Siena is a charming Tuscan hill town in Italy. The streets wind and twist with tall buildings on either side. The ground is cobble stone and there is a different charming shop or restaurant around every corner. The large “square” (actually shaped more like a crescent) is called Piazza del Campo. It’s very touristy, but a visit to Siena is not complete without checking it out. My husband and I have visited Siena before and done all the sights, so this visit was strictly to enjoy the ambiance of the city.
We arrived by car and parked in a very convenient parking garage just outside of town. Entering the walled area of the city will get you a ticket unless you are a resident and have a special sticker. We walked up the stairs into the city and started looking for signs. The city had signs for the Duomo and the Piazza on almost every corner, so finding your way there shouldn’t be a problem. The biggest problem is finding your way out of Siena! (more on that later!!)
Wednesday is market day in Siena, so we had to find the Fortezza Medicea parking lot. Italians are so friendly and happy to help, so a few locals pointed us in the right direction. It was as amazing as I remember from the last time we were here. Italian markets are basically a large department store where each department is owned and run by a different entrepreneur. You can find just about anything here! I remember the first time I went to an Italian market in my 20’s and used the back of a van to try on clothes. It was full of other girls trying on clothes too, not creepy! It’s one of those experiences I won’t ever forget. 🙂 This time I wasn’t looking for clothing, but for souvenir scarves and a cheap table cloth that I loved, but wouldn’t be so pricey that stains from the kids would bother me. The market didn’t disappoint!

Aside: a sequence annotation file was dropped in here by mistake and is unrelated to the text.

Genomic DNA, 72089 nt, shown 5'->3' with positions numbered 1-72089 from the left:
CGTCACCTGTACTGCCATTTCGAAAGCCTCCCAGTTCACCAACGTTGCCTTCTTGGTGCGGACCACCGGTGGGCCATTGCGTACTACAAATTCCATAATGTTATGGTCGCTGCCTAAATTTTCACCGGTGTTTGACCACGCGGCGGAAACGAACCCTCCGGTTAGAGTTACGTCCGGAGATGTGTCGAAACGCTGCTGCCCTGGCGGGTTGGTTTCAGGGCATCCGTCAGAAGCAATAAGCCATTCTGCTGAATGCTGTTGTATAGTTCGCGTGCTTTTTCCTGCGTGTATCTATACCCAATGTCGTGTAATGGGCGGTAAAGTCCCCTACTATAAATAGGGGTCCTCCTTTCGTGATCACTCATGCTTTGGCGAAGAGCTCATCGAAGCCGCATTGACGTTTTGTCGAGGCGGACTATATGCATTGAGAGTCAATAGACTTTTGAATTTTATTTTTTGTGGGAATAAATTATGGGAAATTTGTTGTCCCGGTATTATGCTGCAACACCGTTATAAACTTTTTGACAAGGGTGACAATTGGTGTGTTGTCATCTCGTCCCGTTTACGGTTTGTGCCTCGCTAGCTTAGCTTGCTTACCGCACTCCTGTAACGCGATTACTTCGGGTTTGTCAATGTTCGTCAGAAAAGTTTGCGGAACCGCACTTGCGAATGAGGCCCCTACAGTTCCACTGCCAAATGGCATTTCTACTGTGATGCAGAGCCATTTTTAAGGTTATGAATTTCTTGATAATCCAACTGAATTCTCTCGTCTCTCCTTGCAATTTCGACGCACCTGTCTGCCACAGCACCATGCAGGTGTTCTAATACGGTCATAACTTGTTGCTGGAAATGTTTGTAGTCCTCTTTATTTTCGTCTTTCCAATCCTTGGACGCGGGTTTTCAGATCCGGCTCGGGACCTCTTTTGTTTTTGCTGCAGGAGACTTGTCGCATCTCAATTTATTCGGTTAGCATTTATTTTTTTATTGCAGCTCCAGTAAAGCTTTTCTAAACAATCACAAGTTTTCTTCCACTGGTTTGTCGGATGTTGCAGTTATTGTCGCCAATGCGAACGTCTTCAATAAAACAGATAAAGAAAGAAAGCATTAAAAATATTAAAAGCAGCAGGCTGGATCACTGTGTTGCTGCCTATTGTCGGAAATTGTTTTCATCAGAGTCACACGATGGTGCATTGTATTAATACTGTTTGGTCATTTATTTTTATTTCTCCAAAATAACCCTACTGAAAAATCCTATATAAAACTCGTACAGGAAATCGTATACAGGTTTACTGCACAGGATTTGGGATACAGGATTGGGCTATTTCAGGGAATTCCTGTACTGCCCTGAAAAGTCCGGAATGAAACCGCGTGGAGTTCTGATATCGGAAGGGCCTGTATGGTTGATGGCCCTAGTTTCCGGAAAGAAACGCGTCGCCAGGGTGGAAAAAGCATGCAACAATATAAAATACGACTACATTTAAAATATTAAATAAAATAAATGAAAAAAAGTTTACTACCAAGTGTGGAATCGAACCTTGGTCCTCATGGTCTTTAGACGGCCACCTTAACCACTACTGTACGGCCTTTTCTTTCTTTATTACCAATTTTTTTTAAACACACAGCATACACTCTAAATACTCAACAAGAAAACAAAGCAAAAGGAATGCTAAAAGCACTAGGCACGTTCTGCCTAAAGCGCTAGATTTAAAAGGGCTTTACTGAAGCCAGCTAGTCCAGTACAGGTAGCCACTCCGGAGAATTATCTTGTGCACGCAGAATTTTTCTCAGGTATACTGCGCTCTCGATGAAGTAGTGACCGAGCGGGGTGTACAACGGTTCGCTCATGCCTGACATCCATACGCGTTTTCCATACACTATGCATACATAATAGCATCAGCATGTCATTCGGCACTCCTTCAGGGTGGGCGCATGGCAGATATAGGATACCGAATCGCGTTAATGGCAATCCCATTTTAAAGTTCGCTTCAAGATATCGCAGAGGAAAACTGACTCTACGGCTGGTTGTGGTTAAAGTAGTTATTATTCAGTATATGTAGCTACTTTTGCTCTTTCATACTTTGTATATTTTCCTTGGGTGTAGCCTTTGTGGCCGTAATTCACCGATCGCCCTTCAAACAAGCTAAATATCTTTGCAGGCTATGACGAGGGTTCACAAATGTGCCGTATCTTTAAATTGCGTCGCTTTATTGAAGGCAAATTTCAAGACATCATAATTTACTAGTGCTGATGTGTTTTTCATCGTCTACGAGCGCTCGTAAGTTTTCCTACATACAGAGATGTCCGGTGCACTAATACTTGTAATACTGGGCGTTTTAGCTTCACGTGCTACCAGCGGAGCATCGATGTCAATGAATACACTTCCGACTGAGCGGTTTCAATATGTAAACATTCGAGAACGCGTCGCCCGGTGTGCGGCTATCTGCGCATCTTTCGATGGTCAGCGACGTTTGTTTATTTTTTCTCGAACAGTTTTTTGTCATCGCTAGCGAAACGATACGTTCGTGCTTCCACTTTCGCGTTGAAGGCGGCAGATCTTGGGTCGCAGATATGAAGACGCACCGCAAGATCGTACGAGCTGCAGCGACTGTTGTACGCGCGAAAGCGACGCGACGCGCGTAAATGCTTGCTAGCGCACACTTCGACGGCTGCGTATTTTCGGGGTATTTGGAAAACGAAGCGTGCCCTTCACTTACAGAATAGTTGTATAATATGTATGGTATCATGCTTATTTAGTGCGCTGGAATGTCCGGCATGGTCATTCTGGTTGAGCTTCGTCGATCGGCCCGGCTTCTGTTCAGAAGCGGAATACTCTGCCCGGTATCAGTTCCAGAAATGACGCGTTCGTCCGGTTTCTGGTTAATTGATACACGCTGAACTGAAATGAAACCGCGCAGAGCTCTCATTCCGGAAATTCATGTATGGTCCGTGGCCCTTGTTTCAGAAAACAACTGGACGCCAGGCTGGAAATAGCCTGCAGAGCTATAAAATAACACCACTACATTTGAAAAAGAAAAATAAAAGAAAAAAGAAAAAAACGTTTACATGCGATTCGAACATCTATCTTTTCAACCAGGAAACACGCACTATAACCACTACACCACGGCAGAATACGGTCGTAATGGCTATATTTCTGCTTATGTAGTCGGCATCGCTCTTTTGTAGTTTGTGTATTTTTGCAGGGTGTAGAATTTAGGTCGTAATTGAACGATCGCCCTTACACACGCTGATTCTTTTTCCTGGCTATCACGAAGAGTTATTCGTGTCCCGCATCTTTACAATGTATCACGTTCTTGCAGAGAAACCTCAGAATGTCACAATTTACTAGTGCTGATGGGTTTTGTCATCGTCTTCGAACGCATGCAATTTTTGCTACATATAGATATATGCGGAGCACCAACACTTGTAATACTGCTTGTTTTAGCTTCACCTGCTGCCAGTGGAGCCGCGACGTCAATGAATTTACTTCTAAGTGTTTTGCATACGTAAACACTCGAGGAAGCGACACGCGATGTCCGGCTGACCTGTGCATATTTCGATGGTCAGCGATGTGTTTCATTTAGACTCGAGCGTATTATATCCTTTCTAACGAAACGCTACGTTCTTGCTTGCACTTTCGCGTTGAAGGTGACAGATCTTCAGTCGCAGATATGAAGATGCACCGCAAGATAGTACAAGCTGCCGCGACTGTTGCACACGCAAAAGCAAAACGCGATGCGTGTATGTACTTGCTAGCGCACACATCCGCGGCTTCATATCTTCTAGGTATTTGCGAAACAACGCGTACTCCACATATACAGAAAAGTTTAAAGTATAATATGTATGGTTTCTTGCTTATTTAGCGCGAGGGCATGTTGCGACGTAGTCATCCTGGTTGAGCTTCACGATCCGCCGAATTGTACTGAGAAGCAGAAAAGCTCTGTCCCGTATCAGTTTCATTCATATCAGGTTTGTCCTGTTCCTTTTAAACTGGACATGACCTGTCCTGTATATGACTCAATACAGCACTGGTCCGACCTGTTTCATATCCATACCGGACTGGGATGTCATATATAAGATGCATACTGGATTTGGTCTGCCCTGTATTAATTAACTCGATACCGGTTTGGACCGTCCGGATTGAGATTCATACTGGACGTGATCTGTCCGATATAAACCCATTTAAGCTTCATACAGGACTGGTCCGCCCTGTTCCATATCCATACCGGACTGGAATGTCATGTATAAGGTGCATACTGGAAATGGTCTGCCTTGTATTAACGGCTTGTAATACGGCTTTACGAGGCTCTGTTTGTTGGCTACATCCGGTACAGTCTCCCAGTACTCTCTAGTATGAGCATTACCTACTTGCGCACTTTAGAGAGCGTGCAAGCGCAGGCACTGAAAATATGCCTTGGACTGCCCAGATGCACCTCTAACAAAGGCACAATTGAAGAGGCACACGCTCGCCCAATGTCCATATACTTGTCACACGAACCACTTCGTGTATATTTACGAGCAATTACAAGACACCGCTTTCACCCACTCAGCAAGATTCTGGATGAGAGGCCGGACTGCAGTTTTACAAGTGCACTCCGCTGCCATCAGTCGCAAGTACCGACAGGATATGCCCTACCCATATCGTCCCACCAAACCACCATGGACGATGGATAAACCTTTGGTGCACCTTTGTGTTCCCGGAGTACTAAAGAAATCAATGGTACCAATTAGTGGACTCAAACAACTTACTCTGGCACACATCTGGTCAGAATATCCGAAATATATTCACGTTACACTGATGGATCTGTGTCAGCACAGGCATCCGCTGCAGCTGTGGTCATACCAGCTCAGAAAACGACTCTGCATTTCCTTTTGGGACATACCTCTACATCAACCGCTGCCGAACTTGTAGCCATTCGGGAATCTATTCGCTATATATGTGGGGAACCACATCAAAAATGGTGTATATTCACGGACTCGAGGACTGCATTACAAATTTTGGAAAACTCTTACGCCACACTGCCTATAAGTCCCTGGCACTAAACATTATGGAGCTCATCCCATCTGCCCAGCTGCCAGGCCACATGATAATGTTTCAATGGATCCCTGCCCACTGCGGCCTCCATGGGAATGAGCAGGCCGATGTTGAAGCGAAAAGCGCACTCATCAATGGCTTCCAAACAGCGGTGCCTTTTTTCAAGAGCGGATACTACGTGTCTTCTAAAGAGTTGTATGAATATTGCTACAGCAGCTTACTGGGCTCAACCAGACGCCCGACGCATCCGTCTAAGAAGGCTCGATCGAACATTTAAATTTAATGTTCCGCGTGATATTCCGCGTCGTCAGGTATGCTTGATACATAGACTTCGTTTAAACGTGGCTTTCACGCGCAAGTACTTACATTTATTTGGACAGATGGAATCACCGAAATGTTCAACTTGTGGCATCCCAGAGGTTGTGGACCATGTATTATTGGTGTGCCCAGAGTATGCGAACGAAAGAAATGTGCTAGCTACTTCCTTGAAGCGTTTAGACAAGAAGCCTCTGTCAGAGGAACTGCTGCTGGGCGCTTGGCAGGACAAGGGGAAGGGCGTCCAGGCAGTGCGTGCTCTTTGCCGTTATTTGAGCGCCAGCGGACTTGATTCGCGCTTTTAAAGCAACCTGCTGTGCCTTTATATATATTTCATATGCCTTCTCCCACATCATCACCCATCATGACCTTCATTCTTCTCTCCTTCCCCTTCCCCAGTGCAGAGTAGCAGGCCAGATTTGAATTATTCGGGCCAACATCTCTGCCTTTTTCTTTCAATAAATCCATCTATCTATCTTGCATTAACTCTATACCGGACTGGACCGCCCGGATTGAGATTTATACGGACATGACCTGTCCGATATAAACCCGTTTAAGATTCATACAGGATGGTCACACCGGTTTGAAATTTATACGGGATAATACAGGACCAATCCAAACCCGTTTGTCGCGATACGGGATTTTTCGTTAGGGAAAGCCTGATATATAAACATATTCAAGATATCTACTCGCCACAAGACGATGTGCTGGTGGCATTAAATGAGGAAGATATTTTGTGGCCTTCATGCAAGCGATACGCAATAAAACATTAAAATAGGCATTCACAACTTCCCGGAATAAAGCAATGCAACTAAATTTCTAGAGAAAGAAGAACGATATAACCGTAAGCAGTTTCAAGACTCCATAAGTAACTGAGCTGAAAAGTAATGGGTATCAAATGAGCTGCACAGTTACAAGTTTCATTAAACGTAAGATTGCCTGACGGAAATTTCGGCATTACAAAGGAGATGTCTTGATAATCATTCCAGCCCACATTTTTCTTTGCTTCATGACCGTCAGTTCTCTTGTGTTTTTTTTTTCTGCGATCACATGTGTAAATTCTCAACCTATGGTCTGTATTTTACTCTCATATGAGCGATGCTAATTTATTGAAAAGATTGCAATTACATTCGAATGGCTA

The market can be hectic and when you have two young children, it’s hard to take as many photos as you would like to. There are lots of locals doing their weekly shopping as well as many tourists exploring. I didn’t get any of the amazing selections of purses, belts, linens, clothing or electronics, but I did get some of the food and plant areas. I guess I was hungry! 🙂
I found a beautiful table cloth and a few scarves (my tablecloth was lost in my luggage on my way home so I don’t have any pictures, boo! Thank goodness it was only 10 Euros.) I was very pleased with my purchases and ready to find some lunch when we left.
We stopped at a cute little restaurant down an alley and ate the most delicious gnocchi with sautéed vegetables and sage. It was the stuff dreams are made of and I have tried to recreate the dish at home, but not yet gotten it right. Try, try again…..
Next up was a visit to the Piazza del Campo where the Il Palio is held.
Siena is a very walkable city. Sights are pleasantly close together and provide a good way to walk off your lunch or desert.
We sat on the ground in Piazza del Campo as so many tourists, students and locals seem to do. Our children chased pigeons and we enjoyed the flood of people streaming in from all directions. It’s one of those European sights that you must get the chance to experience. We enjoyed the beauty of it all for quite a long time, took some selfies and then decided to find the Duomo.
Here is a video of the children chasing pigeons.
The Duomo is spectacular and hearing the bells chime is a magical and romantic life event!
It was time to go and we had to figure out where we parked the car. Now the tricky thing about Siena is that there are no straight streets and they all look the same because buildings line either side of each road. My best advice is to make sure you take a picture of the street names and the parking lot where you parked. At the very least, you can ask a local to direct you.
We finally found our car, but it was a hassle and stressful. I hope you won’t have that issue. 🙂